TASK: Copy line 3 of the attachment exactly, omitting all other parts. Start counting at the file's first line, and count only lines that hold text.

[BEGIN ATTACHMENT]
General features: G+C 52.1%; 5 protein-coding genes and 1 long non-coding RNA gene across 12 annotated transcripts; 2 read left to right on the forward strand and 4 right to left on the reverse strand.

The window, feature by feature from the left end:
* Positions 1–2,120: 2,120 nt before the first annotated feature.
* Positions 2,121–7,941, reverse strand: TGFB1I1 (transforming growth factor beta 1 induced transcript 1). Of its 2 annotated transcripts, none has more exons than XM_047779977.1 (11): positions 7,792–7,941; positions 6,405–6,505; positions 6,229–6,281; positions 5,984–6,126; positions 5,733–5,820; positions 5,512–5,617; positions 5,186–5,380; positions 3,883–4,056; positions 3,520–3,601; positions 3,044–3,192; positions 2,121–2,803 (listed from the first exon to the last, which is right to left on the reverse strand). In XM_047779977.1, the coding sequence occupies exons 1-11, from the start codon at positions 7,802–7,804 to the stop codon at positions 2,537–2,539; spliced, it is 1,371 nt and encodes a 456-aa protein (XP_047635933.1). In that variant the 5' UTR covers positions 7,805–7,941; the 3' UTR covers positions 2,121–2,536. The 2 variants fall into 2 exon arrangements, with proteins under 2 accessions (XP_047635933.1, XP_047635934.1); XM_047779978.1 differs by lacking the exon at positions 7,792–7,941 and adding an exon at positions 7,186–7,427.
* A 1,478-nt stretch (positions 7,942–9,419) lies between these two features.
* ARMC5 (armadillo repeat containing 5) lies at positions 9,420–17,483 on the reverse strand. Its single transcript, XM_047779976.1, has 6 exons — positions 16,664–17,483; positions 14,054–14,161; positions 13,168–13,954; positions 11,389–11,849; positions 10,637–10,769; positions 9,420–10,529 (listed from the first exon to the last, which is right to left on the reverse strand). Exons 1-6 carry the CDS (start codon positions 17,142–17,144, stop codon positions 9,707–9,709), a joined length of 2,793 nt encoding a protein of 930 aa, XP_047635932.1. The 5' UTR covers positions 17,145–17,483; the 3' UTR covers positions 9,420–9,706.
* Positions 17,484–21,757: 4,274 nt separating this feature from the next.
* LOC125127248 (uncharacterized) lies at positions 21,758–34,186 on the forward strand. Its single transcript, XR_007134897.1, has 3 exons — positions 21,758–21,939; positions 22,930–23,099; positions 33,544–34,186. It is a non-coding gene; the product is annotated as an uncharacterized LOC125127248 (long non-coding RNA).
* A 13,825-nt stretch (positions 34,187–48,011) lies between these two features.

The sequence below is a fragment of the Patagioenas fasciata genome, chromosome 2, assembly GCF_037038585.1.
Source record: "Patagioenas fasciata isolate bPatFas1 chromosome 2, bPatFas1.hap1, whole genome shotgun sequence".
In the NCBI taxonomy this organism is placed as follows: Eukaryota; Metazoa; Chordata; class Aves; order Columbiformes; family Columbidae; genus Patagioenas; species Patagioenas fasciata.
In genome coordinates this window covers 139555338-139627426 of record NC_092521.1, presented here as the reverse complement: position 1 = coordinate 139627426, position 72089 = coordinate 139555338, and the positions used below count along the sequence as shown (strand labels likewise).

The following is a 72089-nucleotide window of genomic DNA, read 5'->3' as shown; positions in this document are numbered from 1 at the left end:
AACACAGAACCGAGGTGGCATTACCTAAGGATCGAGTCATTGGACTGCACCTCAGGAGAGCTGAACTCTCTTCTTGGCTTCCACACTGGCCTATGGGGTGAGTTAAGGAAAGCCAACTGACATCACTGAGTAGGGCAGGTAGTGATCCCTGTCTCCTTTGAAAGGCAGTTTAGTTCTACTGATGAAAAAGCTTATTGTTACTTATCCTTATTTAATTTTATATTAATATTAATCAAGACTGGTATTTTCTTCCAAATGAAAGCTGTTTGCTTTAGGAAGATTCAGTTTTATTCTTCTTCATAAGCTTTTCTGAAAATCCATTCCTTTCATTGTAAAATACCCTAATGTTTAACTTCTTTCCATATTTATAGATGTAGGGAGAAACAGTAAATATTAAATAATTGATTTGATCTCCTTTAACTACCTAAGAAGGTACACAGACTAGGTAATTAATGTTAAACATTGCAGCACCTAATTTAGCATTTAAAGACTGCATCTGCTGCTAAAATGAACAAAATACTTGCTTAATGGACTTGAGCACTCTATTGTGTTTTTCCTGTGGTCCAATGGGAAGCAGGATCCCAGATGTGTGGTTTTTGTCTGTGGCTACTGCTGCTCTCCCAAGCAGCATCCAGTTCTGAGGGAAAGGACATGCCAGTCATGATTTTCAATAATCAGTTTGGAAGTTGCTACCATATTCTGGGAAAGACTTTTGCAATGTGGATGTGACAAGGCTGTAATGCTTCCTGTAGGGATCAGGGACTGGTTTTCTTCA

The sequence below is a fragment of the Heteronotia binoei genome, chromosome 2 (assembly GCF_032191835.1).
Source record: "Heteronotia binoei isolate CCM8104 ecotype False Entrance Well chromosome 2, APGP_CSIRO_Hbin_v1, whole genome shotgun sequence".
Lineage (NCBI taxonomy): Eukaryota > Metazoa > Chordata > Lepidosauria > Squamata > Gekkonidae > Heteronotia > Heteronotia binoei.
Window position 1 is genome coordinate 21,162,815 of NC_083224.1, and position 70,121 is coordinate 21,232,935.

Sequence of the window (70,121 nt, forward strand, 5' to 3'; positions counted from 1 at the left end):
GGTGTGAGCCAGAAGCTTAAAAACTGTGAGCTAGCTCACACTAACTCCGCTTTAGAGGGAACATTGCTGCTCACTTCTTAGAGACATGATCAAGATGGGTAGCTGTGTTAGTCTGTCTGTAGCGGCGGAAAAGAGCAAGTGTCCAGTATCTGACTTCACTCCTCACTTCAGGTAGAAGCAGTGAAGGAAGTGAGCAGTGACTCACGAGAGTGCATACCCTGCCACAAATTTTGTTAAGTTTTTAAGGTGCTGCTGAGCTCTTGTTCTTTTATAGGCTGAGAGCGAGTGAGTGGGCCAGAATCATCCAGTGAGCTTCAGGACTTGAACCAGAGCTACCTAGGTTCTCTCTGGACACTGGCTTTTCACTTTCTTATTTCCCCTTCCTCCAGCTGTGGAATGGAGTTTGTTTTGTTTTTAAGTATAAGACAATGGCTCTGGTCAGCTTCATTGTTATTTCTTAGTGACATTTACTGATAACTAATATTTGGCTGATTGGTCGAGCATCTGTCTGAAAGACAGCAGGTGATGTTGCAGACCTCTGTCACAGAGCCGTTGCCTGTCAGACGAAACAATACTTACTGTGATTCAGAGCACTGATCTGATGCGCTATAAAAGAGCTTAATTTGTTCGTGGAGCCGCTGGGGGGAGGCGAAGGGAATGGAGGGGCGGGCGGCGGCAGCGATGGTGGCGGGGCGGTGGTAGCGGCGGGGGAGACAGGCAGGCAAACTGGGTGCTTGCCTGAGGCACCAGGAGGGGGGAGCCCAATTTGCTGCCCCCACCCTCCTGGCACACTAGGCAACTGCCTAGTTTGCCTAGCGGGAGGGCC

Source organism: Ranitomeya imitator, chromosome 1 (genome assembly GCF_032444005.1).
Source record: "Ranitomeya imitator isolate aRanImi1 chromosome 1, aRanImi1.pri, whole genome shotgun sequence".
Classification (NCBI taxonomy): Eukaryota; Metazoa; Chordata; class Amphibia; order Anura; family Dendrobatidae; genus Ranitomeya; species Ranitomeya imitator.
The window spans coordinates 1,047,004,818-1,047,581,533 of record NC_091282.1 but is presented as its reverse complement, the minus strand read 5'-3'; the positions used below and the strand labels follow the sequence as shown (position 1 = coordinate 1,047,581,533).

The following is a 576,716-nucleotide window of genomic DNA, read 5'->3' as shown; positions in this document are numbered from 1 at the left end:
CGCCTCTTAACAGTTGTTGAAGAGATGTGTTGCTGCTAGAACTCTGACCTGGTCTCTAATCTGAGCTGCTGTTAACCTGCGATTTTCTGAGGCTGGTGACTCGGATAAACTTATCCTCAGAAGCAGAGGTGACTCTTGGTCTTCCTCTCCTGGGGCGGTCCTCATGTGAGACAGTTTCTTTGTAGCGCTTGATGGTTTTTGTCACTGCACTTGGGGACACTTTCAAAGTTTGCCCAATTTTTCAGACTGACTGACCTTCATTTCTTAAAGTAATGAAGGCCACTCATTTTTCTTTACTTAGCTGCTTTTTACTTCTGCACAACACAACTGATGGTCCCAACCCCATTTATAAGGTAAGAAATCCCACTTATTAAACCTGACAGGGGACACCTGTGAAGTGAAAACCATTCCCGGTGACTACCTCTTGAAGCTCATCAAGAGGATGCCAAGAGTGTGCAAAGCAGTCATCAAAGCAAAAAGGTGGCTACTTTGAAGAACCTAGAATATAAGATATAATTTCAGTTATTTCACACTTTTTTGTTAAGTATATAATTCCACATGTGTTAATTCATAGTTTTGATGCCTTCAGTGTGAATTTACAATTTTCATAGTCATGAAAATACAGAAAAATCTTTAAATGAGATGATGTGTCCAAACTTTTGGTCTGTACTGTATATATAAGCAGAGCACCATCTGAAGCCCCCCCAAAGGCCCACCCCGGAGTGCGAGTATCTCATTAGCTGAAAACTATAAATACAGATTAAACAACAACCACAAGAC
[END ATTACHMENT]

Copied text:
* Positions 1–2,120: 2,120 nt before the first annotated feature.